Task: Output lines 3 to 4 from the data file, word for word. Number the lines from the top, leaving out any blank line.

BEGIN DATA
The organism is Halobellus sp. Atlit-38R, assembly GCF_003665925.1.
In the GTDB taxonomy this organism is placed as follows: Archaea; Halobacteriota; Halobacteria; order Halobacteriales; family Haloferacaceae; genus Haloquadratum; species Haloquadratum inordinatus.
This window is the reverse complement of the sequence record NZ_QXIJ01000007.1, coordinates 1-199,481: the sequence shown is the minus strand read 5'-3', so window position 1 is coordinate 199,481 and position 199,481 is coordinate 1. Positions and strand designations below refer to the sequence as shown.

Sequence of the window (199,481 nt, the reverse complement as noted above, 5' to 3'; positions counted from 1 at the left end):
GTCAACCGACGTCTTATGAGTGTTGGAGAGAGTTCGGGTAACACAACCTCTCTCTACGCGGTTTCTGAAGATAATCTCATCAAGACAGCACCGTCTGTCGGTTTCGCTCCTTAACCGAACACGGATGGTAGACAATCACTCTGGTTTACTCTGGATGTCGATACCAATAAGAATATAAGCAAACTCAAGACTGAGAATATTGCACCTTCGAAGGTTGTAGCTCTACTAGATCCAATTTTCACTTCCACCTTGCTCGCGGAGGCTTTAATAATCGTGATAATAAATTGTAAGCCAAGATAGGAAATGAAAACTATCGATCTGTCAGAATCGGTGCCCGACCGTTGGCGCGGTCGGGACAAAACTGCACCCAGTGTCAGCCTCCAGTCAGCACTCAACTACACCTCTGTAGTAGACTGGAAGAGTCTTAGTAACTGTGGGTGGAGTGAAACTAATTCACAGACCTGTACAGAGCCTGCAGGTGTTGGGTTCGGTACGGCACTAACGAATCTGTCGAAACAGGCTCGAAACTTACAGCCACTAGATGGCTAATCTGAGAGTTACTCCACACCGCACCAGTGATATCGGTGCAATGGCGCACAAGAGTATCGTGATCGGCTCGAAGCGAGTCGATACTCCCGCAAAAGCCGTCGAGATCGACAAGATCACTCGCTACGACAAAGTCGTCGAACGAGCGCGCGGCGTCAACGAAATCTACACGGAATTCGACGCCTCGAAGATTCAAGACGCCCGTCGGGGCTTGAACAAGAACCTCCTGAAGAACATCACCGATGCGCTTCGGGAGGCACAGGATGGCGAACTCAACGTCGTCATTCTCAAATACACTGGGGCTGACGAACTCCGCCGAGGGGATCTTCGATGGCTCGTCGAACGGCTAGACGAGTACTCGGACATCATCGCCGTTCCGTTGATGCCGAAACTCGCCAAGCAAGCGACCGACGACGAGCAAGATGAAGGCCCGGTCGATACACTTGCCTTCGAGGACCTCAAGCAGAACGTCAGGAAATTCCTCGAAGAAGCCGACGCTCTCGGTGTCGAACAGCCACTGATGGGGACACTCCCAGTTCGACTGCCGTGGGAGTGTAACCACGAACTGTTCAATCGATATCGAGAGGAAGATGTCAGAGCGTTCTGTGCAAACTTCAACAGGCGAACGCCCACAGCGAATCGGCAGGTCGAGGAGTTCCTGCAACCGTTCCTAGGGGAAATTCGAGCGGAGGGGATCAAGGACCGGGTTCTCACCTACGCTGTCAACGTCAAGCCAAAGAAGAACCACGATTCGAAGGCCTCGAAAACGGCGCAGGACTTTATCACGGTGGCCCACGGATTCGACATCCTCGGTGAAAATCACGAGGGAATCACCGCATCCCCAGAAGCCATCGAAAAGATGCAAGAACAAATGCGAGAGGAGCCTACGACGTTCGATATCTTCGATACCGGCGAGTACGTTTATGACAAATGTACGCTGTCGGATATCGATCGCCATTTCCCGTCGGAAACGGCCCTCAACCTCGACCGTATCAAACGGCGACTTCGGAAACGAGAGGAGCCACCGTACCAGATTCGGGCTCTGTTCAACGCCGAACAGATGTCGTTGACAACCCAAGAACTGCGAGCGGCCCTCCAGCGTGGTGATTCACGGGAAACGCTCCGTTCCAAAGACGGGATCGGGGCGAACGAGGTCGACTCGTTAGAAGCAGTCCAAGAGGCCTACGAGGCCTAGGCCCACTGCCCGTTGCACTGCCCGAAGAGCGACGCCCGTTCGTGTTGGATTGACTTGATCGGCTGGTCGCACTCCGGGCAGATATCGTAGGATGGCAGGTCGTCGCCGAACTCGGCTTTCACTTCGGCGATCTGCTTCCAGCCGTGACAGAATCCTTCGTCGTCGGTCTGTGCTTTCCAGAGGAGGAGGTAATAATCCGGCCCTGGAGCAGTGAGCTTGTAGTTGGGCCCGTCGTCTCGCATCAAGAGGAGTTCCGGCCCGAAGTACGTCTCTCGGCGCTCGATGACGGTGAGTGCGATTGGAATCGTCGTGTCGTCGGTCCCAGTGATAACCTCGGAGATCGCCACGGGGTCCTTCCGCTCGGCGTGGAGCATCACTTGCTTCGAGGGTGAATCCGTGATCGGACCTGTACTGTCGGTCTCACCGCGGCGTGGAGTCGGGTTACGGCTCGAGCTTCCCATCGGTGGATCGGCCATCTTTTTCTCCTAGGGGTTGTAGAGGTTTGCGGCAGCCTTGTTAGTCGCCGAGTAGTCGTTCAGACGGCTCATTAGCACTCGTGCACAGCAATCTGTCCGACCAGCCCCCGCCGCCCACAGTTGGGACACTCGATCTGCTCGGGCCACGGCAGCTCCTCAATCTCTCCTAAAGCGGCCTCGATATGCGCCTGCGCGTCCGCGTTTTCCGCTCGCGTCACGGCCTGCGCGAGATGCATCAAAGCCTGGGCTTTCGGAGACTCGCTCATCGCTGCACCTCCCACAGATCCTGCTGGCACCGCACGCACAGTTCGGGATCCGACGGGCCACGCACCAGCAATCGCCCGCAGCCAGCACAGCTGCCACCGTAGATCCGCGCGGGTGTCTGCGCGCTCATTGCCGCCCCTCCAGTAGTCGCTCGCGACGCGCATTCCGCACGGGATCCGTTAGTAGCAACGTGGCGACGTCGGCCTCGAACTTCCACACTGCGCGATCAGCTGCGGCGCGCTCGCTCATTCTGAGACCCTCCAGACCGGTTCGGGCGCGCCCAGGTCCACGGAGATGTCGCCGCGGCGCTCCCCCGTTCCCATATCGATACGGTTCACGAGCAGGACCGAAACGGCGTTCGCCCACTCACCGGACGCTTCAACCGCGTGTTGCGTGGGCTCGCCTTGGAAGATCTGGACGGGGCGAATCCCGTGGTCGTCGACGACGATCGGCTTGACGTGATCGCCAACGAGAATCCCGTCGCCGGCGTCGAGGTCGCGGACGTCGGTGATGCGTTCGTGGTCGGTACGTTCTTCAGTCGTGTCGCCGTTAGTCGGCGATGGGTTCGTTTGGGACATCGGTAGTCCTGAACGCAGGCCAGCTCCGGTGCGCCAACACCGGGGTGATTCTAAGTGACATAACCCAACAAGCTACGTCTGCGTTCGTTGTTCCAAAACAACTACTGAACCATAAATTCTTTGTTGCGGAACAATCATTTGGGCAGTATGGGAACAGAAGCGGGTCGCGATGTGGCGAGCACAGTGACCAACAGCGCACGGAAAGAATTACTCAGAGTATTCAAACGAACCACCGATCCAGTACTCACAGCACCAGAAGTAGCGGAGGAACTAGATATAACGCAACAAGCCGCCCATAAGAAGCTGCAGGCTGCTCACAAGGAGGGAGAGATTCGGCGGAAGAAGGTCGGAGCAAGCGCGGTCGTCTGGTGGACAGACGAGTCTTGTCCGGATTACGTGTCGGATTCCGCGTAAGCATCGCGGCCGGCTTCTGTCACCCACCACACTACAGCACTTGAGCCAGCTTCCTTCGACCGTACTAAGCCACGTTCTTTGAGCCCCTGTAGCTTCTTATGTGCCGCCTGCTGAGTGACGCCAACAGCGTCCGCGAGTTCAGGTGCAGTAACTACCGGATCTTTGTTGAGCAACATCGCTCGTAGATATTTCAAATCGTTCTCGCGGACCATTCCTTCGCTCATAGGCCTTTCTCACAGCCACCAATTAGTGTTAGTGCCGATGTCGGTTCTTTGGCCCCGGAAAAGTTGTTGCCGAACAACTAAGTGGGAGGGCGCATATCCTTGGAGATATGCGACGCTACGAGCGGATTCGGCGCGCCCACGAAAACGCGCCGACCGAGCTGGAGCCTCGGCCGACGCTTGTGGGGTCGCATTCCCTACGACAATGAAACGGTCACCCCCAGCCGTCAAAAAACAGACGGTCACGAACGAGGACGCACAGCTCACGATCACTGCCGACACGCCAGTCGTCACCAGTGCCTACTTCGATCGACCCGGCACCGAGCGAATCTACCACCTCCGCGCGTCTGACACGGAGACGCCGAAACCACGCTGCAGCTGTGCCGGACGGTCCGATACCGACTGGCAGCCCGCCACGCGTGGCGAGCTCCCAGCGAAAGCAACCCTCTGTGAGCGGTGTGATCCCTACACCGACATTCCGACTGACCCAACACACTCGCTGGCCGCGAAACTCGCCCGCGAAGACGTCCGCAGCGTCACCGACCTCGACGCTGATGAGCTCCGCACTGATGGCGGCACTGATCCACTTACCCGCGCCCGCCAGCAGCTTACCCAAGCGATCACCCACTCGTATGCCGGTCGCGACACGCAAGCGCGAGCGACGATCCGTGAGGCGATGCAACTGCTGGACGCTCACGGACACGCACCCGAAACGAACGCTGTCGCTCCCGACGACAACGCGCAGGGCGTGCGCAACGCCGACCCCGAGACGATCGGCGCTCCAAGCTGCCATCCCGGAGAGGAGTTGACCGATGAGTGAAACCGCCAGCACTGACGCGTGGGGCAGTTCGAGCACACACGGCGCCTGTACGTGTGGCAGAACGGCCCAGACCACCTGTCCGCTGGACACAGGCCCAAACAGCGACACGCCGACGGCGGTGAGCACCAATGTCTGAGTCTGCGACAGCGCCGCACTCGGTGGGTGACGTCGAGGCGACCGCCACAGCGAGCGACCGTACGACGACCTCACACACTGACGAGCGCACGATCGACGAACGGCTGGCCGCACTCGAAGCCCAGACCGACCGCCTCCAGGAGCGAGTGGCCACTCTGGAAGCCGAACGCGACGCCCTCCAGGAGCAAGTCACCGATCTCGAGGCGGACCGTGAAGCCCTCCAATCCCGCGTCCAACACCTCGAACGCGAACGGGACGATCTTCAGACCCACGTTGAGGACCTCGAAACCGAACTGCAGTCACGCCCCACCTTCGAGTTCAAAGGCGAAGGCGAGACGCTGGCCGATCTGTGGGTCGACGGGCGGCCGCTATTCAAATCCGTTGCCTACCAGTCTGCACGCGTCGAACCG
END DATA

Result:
This window is the reverse complement of the sequence record NZ_QXIJ01000007.1, coordinates 1-199,481: the sequence shown is the minus strand read 5'-3', so window position 1 is coordinate 199,481 and position 199,481 is coordinate 1. Positions and strand designations below refer to the sequence as shown.

Sequence of the window (199,481 nt, the reverse complement as noted above, 5' to 3'; positions counted from 1 at the left end):